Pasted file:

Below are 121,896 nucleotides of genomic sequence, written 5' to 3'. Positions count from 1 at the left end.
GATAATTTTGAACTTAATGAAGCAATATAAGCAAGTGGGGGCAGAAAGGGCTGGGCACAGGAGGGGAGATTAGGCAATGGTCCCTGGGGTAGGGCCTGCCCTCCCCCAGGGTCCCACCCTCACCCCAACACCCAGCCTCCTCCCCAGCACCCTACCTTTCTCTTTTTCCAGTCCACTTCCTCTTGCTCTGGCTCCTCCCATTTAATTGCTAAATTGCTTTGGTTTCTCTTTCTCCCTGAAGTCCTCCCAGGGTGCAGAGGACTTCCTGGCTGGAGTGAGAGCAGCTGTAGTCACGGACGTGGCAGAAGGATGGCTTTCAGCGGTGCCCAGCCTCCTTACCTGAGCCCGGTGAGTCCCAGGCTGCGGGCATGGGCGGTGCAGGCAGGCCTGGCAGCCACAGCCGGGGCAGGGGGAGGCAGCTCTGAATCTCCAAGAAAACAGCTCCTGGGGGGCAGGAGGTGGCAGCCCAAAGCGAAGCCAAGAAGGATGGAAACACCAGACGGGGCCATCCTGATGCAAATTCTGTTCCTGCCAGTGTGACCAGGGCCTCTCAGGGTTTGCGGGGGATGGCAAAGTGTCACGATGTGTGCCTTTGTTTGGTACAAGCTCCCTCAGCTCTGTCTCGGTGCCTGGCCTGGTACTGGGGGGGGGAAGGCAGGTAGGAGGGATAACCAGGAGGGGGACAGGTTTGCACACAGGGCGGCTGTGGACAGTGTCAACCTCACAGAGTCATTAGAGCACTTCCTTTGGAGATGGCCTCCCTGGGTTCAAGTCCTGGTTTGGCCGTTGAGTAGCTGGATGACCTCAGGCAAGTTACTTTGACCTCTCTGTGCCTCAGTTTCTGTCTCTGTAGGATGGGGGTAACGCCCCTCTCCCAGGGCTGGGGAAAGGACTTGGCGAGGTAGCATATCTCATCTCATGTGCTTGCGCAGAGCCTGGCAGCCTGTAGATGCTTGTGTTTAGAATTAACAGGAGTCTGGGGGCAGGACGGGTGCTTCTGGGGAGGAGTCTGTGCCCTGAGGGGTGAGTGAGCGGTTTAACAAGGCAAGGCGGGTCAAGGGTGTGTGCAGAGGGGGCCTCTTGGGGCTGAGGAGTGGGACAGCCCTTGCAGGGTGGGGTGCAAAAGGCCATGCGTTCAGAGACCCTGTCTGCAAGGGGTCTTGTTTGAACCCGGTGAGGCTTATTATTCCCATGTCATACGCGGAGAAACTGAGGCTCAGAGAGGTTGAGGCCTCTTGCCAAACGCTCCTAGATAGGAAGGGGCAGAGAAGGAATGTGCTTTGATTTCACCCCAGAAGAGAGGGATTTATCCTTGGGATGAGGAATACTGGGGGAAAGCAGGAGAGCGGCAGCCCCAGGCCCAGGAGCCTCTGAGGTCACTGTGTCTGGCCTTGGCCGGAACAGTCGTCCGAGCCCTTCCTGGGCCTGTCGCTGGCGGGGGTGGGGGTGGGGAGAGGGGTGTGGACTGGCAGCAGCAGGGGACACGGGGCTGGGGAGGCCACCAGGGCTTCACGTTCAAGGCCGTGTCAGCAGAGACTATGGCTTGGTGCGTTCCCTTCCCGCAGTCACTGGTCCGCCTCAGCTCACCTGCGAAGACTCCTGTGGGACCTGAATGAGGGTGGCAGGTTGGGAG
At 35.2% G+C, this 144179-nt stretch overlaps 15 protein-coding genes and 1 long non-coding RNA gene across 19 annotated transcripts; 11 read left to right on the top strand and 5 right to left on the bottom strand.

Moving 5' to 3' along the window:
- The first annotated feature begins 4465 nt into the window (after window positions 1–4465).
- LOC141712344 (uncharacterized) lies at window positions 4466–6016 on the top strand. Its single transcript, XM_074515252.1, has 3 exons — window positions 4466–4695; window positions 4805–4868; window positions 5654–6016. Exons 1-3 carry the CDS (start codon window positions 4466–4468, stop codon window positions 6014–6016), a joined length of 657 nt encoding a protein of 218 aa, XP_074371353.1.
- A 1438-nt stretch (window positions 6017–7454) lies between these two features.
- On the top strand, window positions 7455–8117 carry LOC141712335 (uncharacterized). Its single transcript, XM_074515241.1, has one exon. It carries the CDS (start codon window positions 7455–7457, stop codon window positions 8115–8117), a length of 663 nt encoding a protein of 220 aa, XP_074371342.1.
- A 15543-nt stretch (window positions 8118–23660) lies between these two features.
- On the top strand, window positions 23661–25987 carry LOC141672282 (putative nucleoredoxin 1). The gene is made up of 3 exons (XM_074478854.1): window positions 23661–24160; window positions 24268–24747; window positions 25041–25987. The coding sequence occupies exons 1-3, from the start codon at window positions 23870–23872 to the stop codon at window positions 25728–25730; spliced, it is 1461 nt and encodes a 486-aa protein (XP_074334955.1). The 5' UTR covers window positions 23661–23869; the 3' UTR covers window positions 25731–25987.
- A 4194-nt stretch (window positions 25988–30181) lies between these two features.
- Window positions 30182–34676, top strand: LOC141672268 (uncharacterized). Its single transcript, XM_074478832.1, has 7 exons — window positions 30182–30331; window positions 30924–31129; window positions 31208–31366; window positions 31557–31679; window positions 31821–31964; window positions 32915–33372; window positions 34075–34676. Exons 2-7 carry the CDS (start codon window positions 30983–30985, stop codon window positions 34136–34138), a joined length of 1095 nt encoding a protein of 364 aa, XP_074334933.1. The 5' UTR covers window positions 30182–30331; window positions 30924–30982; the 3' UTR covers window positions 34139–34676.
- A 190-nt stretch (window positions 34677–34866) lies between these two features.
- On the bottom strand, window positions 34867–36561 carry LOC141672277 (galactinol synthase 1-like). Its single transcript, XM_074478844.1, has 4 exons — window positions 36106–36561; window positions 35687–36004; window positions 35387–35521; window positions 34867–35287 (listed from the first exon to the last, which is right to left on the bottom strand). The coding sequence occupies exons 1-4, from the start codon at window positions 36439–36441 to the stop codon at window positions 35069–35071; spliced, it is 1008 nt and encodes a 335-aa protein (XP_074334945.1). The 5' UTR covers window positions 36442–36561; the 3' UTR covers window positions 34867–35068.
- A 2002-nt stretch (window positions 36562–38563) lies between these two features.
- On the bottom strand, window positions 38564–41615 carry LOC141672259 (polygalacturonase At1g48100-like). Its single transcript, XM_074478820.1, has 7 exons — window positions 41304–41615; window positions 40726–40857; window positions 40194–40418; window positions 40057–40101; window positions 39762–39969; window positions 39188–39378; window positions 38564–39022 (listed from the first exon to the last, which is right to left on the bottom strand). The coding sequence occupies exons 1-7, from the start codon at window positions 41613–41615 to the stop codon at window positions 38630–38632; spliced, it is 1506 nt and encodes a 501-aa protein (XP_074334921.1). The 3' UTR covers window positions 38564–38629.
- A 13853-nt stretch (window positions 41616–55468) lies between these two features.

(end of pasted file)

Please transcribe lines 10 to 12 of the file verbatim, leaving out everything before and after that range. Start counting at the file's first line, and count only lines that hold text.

- On the top strand, window positions 23661–25987 carry LOC141672282 (putative nucleoredoxin 1). The gene is made up of 3 exons (XM_074478854.1): window positions 23661–24160; window positions 24268–24747; window positions 25041–25987. The coding sequence occupies exons 1-3, from the start codon at window positions 23870–23872 to the stop codon at window positions 25728–25730; spliced, it is 1461 nt and encodes a 486-aa protein (XP_074334955.1). The 5' UTR covers window positions 23661–23869; the 3' UTR covers window positions 25731–25987.
- A 4194-nt stretch (window positions 25988–30181) lies between these two features.
- Window positions 30182–34676, top strand: LOC141672268 (uncharacterized). Its single transcript, XM_074478832.1, has 7 exons — window positions 30182–30331; window positions 30924–31129; window positions 31208–31366; window positions 31557–31679; window positions 31821–31964; window positions 32915–33372; window positions 34075–34676. Exons 2-7 carry the CDS (start codon window positions 30983–30985, stop codon window positions 34136–34138), a joined length of 1095 nt encoding a protein of 364 aa, XP_074334933.1. The 5' UTR covers window positions 30182–30331; window positions 30924–30982; the 3' UTR covers window positions 34139–34676.